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Methylphenidate - use in pregnancy
Health professionals are advised that the Product Information (PI) documents for methylphenidate products have been updated with new information about use in pregnancy. The pregnancy category has now been changed from Category B3 to Category D and the PI documents include updated safety information relating to birth defects and malformations.
Methylphenidate is a central nervous system stimulant. Its mode of action in humans is not completely understood, but methylphenidate presumably exerts its stimulant effect by an inhibition of dopamine and norepinephrine reuptake into presynaptic neurons and thereby increasing these neurotransmitters in the extraneuronal space.
Methylphenidate is marketed in Australia under the brand names Ritalin, Concerta as well as other generic brands.
Ritalin is available as immediate-release tablets (Ritalin 10) and modified-release capsules (Ritalin LA) and is indicated for the treatment of attention deficit hyperactivity disorder (ADHD). Ritalin 10 tablets are also indicated for the treatment of narcolepsy. Concerta is formulated as modified-release tablets and is indicated for the treatment of ADHD.
The pregnancy category for methylphenidate was changed from pregnancy Category B3 to Category D due to a small increased occurrence of foetal cardiac malformations in women who received methylphenidate during the first trimester of pregnancy, compared with non-exposed pregnancies seen in large observational studies.
The PIs for both Ritalin and Concerta have been updated to include this new information in their respective '4.6 Fertility, Pregnancy and Lactation' sections.
Adverse event reports in Australia
As at 4 June 2021, no cases of foetal cardiac malformations associated with methylphenidate had been reported to the Therapeutic Goods Administration. However, the World Health Organization's global individual case safety report database, VigiBase, has received 28 reports of this adverse event.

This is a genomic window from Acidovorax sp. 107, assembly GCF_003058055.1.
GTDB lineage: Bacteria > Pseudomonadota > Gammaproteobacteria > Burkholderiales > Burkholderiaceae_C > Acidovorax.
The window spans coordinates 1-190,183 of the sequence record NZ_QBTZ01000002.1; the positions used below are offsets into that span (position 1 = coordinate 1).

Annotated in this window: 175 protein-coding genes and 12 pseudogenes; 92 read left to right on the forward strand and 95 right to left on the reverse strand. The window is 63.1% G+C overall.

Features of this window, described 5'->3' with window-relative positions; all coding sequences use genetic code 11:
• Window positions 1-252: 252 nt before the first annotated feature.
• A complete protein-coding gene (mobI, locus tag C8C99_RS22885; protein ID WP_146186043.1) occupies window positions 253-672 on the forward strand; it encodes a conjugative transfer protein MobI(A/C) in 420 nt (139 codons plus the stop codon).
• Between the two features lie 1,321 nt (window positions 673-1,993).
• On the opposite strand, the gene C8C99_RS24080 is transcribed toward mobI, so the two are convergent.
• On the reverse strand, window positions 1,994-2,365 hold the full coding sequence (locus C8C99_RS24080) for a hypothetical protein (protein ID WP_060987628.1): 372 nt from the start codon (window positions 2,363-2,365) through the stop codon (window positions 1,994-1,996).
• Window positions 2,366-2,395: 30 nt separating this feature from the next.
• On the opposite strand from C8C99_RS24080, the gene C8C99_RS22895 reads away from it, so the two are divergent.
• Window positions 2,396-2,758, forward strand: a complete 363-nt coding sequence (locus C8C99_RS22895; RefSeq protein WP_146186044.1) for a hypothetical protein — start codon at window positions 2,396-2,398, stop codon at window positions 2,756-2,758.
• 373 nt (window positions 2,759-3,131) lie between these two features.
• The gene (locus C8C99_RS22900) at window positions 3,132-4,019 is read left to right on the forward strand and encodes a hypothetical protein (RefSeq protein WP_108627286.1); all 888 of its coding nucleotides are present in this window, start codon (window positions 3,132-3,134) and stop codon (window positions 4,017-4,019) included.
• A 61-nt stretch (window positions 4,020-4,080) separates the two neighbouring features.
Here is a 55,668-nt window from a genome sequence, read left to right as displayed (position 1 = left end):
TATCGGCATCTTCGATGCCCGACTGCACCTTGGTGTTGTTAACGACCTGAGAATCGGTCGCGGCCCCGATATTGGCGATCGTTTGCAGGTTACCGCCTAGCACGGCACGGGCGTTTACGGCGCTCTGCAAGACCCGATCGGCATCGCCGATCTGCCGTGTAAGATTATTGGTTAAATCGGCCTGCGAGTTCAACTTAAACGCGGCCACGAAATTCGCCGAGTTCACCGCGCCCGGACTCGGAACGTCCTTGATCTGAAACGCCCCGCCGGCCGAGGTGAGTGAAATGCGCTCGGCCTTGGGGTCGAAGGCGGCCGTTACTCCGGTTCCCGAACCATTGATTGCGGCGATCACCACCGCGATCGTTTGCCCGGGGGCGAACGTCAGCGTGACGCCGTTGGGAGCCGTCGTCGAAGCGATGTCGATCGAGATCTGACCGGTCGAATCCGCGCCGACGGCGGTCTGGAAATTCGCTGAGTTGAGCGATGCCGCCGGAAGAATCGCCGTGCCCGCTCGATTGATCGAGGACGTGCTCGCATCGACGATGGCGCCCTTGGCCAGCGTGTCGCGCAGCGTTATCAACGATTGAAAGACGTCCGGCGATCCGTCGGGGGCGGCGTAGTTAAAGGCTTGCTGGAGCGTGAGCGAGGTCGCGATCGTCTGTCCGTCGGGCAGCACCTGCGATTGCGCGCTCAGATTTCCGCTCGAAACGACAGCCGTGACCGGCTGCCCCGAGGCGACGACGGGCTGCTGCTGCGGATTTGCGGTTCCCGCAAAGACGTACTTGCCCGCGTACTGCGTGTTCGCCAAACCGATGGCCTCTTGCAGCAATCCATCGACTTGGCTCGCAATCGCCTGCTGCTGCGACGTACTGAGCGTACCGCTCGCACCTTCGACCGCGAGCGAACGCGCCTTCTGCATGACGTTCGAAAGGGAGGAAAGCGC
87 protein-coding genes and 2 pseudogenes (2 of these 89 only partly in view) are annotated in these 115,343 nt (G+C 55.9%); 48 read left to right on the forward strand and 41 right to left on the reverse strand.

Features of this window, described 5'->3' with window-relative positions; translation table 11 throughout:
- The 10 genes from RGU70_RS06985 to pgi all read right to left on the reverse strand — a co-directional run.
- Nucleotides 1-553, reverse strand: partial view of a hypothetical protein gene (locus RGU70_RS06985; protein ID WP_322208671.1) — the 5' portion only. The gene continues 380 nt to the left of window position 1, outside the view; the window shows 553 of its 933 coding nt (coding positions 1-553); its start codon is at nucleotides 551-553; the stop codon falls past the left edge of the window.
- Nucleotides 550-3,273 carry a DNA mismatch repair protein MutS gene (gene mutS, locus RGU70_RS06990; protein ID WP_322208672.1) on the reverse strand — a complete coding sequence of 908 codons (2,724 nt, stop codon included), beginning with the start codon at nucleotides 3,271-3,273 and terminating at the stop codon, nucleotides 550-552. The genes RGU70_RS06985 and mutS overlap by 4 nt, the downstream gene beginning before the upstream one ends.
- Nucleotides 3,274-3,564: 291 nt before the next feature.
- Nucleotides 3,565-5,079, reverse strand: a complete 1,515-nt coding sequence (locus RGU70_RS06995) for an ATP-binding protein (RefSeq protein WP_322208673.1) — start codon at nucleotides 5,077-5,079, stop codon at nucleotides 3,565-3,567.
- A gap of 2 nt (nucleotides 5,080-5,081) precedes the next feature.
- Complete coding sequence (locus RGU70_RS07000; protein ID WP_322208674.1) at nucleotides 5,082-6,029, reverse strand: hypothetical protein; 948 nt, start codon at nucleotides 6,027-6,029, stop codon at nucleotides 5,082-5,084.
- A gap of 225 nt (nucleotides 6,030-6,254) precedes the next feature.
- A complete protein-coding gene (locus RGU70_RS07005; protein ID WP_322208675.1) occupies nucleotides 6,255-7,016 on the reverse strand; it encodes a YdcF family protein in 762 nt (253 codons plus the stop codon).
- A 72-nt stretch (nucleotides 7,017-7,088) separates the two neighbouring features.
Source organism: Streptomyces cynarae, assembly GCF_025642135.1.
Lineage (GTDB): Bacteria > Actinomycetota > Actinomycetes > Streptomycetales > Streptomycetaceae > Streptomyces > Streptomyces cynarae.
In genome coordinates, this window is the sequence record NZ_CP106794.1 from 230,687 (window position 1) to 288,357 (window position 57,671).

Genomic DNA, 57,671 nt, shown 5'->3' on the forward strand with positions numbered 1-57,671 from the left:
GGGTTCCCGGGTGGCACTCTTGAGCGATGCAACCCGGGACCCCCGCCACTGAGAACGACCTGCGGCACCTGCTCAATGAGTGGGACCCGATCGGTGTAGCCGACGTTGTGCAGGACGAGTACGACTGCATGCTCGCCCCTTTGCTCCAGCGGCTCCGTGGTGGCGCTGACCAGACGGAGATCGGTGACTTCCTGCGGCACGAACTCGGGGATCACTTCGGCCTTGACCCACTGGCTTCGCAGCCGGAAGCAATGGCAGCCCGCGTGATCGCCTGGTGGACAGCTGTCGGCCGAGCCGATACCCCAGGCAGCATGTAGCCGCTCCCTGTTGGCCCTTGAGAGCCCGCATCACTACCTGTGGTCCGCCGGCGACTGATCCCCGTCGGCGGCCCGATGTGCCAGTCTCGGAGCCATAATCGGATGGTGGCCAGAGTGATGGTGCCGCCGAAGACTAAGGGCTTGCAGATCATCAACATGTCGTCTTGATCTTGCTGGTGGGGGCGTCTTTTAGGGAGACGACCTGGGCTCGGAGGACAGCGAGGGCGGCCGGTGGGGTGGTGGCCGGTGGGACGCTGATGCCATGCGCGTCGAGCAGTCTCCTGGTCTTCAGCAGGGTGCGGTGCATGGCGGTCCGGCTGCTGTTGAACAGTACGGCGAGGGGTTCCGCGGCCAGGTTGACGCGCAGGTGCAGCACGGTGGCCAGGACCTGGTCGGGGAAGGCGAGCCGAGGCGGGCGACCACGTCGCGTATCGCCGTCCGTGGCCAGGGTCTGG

Information for health professionals
Methylphenidate should not be prescribed for women of childbearing age unless, in the opinion of the physician, the potential benefits outweigh the possible risks.
What to report? You don't need to be certain, just suspicious!
The TGA encourages the reporting of all suspected adverse reactions to medicines, including vaccines, over-the-counter medicines, herbal, traditional or alternative remedies.
We particularly request reports of:
- all suspected reactions to new medicines (look for the Black Triangle in PI and CMI documents - this symbol identifies medicines that are new or being used differently)
- all suspected medicines interactions
- suspected reactions causing death, admission to hospital or prolongation of hospitalisation, increased investigations or treatment, or birth defects.
Reports may be submitted:
Medicines Safety Update is aimed at health professionals. It is intended to provide practical information to health professionals on medicine safety, including emerging safety issues. The information in Medicines Safety Update is necessarily general and is not intended to be a substitute for a health professional's judgment in each case, taking into account the individual circumstances of their patients. Reasonable care has been taken to ensure that the information is accurate and complete at the time of publication. The Australian Government gives no warranty that the information in this document is accurate or complete, and shall not be liable for any loss whatsoever due to negligence or otherwise arising from the use of or reliance on this document.
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Medicines Safety Update is written by staff from the Pharmacovigilance and Special Access Branch.
Acting Editor: Dr Catherine Brogan
Deputy Editor: Mr Michael Pittman
Contributor: Mr David Phuong and Dr Angela Gowland